Fibre Channel Directors: Myths, Realities, and Evaluations


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A great deal has been written about Fibre Channel directors in a number of reputable publications, but how exactly is a FC director-class switch different than a standard switch? The answer is not as clear as you might think. The place I usually go for Fibre Channel definitions is:


The Storage Networking Industry Association (SNIA) is known as the place to go for definitions of common and esoteric terms for storage. These definitions are agreed upon by the SNIA membership, so in effect they are defacto terms the industry has defined and uses. Unfortunately, this was strike one, as SNIA at this time has no definition in place for a Fibre Channel director. So next I performed a GOOGLE search using:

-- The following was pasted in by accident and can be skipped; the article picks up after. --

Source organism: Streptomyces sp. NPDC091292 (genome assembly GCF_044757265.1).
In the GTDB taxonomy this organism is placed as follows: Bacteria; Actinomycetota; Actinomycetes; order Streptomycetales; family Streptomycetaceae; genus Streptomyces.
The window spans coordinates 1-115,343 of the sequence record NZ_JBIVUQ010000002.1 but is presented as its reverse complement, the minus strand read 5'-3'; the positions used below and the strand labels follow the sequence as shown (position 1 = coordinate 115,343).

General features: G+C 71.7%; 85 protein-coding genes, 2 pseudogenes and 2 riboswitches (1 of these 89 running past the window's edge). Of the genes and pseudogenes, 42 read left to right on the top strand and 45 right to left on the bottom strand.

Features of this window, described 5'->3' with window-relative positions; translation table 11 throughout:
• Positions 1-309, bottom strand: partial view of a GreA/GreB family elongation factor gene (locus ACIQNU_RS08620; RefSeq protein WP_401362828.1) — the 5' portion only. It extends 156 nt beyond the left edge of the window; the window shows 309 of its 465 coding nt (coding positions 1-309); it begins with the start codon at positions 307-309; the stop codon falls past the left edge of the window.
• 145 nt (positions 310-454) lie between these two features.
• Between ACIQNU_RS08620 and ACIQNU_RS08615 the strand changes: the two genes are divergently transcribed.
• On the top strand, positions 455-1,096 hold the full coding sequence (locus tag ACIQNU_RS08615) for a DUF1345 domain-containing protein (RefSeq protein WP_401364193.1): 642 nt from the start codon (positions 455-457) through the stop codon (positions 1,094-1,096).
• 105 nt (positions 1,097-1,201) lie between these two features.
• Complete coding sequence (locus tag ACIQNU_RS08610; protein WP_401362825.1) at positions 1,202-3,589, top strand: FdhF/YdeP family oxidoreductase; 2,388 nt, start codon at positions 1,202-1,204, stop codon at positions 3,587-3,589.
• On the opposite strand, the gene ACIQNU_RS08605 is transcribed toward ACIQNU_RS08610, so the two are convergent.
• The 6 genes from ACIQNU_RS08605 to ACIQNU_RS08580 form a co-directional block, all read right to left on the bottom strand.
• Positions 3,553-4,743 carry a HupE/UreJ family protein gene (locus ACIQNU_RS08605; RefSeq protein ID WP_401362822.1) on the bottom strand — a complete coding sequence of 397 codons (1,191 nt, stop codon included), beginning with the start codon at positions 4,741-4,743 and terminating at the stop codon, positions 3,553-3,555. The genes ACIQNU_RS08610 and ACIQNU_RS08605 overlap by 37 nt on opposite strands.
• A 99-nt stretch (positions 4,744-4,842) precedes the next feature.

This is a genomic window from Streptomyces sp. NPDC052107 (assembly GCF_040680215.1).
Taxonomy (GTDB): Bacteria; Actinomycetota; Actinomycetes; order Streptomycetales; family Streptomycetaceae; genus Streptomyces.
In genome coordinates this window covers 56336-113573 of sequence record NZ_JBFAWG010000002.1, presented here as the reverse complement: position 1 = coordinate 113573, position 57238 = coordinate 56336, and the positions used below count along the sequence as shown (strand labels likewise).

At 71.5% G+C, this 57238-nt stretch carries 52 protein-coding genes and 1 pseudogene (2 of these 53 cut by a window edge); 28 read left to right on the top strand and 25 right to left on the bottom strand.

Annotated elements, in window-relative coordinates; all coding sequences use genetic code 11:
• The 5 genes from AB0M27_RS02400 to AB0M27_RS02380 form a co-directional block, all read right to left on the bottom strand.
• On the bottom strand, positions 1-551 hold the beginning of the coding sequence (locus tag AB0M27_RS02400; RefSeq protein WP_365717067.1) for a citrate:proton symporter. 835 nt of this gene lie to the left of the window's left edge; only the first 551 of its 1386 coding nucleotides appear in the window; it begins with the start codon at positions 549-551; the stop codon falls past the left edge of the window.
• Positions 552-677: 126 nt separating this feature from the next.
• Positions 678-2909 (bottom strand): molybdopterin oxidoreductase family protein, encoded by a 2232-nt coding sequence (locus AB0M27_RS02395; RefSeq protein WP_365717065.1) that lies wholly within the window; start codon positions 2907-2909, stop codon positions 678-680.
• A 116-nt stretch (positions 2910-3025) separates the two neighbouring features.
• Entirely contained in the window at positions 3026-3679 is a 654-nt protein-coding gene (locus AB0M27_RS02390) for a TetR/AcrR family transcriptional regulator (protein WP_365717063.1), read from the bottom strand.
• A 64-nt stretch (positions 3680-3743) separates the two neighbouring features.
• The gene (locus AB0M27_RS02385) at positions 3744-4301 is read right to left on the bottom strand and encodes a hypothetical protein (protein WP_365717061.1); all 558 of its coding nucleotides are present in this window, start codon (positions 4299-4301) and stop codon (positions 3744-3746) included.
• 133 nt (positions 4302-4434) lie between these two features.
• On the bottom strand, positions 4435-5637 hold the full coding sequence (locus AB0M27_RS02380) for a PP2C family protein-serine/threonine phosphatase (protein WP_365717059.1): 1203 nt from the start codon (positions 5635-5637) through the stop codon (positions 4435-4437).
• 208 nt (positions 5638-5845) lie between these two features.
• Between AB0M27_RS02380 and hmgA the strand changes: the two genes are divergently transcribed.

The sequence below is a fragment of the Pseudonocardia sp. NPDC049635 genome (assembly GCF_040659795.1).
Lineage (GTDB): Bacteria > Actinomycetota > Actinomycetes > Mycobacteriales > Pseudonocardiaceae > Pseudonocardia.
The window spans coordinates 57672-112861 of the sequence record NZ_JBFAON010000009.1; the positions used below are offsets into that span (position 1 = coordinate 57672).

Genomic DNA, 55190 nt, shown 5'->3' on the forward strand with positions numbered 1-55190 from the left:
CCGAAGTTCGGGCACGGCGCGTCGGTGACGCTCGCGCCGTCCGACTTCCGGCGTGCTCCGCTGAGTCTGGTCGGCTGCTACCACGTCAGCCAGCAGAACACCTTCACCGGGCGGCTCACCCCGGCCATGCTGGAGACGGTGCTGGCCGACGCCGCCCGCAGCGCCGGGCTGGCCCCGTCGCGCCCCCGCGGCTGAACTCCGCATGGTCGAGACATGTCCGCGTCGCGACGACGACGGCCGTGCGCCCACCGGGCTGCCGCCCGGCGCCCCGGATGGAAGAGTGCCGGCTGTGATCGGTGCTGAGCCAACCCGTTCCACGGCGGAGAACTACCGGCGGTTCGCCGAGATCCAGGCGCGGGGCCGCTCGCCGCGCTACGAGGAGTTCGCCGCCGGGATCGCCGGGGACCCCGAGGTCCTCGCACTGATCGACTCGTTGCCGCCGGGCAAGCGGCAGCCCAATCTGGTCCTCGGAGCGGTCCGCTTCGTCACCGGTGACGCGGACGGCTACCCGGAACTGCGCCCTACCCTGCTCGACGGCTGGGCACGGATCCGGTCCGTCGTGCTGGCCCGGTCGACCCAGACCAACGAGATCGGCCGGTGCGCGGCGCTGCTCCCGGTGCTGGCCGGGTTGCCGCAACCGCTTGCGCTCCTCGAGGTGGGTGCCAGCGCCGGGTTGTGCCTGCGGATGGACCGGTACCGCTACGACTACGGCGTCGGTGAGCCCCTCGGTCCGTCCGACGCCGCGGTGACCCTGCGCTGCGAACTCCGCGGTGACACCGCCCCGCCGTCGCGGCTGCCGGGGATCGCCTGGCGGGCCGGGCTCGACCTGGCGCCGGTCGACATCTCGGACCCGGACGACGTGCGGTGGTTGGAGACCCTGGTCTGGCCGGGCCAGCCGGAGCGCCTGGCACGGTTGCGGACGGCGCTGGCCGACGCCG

The result was a number of hits — some useful, some useless; here is one site that had an actual definition:


I had actually never heard of this site, but here is how they define a director-class switch:

Director-class switch
A fault-tolerant Fibre Channel switch that typically has a high port count and may serve as a central switch to other fabrics.

Of course, since this definition is about as clear as the Mississippi River in New Orleans after a spring flood, I thought it might be useful to review some of the issues and considerations with director-class switches. First, though, it's important to note that:

  1. The SNIA members do not want to commit to a definition for director-class switches at this time
  2. The TechWeb definition and a few others that I have found (many of them vendor-based) leave a huge amount of wiggle room for the vendors and are often contradictory

Page 2: So What Exactly Is a Director?

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